A new expedition is setting out next month to finally find the Loch Ness monster. Though hundreds of hunts for the famed cryptid have occurred over the years, no definitive proof of its existence has ever been offered. But soon an international team of scientists headed by New Zealand professor Neil Gemmell will set off, using environmental DNA (or eDNA) to look for proof that Nessie exists -- or once existed.
eDNA is a process that captures DNA from the environment a creature lives in by collecting samples left behind by "skin, scales, feathers, fur, feces, and urine," according to Reuters. Once the DNA is sequenced, it is compared to a huge database of known samples from hundreds of thousands of organisms. This process has long been used to track sharks and whales, but this is the first time it will be used to hunt down the Loch Ness monster.
When you hear about the Loch Ness monster, you most likely think of the famous photo above, taken in 1934 by Robert Kenneth Wilson. Known as the "surgeon's photograph" because he declined to have his name published with the photo in the Daily Mail, this was the first photographic "evidence" that suggested Nessie existed, but it was not the first mention of the creature.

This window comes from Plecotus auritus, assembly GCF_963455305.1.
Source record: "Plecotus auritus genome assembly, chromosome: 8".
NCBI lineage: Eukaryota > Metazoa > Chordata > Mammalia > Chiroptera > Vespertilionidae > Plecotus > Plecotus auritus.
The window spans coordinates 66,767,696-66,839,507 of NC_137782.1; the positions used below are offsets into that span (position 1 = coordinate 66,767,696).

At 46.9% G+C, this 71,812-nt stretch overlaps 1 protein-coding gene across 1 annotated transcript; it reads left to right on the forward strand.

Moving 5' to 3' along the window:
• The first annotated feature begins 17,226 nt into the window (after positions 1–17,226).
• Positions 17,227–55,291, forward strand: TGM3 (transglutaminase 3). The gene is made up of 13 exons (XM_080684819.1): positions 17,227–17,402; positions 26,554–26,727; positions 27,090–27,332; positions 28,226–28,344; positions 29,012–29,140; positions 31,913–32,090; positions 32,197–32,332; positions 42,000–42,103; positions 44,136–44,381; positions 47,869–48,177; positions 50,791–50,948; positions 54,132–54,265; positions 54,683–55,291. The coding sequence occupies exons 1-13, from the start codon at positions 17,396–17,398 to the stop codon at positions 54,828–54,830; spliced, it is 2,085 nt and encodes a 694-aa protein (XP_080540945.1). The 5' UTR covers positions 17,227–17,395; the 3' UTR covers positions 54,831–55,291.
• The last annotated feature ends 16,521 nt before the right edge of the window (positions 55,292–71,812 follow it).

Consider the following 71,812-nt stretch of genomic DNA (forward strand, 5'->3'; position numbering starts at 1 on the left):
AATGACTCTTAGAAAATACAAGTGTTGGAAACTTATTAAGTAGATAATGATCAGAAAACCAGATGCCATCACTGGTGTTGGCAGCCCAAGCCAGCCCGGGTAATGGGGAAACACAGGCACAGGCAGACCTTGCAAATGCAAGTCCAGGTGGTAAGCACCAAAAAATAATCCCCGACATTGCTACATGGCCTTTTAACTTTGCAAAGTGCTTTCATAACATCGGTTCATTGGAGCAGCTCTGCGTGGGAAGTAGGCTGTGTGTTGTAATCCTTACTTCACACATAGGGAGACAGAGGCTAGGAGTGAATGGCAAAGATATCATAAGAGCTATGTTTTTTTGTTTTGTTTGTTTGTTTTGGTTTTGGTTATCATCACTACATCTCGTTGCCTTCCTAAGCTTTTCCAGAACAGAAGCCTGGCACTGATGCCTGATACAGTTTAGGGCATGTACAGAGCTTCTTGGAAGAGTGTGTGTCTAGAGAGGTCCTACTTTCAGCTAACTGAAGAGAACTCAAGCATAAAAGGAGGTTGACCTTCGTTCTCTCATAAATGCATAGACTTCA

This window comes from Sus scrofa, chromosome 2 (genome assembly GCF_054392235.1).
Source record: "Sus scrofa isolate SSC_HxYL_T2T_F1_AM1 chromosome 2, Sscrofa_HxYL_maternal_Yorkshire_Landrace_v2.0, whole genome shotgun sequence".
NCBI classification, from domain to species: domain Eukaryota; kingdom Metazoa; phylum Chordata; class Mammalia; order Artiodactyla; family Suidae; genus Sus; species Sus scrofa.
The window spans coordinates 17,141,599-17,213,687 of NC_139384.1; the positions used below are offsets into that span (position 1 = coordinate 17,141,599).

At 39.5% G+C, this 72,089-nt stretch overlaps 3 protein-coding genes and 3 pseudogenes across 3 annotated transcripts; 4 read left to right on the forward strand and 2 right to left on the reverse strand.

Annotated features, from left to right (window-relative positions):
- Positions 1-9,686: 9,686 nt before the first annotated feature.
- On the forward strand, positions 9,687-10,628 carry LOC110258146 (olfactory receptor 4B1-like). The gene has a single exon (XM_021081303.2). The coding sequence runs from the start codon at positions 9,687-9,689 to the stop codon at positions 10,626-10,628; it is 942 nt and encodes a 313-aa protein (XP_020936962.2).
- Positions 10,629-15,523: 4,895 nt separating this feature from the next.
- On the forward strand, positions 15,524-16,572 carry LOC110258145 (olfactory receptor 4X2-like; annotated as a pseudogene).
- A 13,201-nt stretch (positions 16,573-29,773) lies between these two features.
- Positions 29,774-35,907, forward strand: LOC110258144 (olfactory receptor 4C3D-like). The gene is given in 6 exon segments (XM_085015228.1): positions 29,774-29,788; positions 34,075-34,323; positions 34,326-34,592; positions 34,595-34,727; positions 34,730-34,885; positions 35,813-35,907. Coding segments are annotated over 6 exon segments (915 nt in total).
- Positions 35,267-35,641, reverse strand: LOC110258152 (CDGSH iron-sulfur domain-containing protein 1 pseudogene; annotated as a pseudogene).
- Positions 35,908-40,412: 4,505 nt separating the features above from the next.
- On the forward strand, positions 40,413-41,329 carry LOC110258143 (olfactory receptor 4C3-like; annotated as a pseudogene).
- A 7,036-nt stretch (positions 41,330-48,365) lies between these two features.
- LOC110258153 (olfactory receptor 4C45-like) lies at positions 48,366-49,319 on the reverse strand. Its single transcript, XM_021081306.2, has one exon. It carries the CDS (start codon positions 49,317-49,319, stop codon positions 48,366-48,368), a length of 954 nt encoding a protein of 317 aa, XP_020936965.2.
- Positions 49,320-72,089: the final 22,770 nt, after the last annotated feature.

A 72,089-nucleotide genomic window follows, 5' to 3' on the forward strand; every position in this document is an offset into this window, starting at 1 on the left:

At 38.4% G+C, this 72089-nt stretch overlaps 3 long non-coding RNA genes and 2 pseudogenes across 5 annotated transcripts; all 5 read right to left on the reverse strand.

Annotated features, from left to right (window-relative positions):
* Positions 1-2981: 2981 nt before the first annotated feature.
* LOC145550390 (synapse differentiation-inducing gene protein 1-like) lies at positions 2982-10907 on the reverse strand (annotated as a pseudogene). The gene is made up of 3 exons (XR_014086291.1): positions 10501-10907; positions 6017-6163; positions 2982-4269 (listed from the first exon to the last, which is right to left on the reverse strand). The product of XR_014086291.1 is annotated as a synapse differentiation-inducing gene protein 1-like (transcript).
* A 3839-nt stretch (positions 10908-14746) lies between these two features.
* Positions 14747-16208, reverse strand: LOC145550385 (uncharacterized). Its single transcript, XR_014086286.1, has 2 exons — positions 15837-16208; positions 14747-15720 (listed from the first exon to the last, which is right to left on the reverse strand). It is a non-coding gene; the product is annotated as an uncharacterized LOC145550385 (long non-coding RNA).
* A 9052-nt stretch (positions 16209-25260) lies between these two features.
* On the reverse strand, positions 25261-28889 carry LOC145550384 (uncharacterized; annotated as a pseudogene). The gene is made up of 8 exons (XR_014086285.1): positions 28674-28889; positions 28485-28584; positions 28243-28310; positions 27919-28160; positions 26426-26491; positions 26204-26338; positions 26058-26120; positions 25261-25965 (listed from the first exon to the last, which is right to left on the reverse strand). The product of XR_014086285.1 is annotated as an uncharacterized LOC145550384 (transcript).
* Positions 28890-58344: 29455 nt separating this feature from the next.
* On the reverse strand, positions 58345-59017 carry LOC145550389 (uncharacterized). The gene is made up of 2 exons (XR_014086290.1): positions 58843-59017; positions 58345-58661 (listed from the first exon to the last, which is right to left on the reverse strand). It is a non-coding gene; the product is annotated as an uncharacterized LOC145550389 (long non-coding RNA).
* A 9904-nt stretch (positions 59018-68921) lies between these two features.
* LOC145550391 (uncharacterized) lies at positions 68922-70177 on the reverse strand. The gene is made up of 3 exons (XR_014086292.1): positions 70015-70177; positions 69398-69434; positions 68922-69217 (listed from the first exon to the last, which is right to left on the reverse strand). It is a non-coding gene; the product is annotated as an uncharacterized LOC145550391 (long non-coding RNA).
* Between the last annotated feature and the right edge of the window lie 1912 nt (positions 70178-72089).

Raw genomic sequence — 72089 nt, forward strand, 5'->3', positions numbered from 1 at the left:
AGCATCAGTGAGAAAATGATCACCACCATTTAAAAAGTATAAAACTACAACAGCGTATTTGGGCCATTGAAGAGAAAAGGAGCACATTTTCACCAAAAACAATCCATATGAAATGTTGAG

The first written report of the Loch Ness monster comes from the sixth century, which claims Irish monk Saint Columba witnessed locals burying a man who was said to have been mauled by a "water beast." This took place in the River Ness, not the Loch, but some believe this story was used to bolster evidence surrounding Nessie. Another report was made in the 1870s, but it wasn't until the photograph was published that expeditions set out to look for the beast.
Definitive proof of Nessie's existence has never been found. Every "discovery" was eventually found to be a misidentified animal or inanimate object. Some have been deliberate hoaxes. In the 1990s it was discovered that the "surgeon's photo" was nothing more than a sea monster model attached to a toy submarine. A recent expedition did reveal a monster -- but it turned out to be a prop used in the 1970 film The Private Life of Sherlock Holmes, which sank during a test run.
“While the prospect of looking for evidence of the Loch Ness monster is the hook to this project, there is an extraordinary amount of new knowledge that we will gain from the work about organisms that inhabit Loch Ness,” Gemmell said on his university website. Way to tamp down expectations, Professor!
The results of the expedition are expected to be presented in January 2019.
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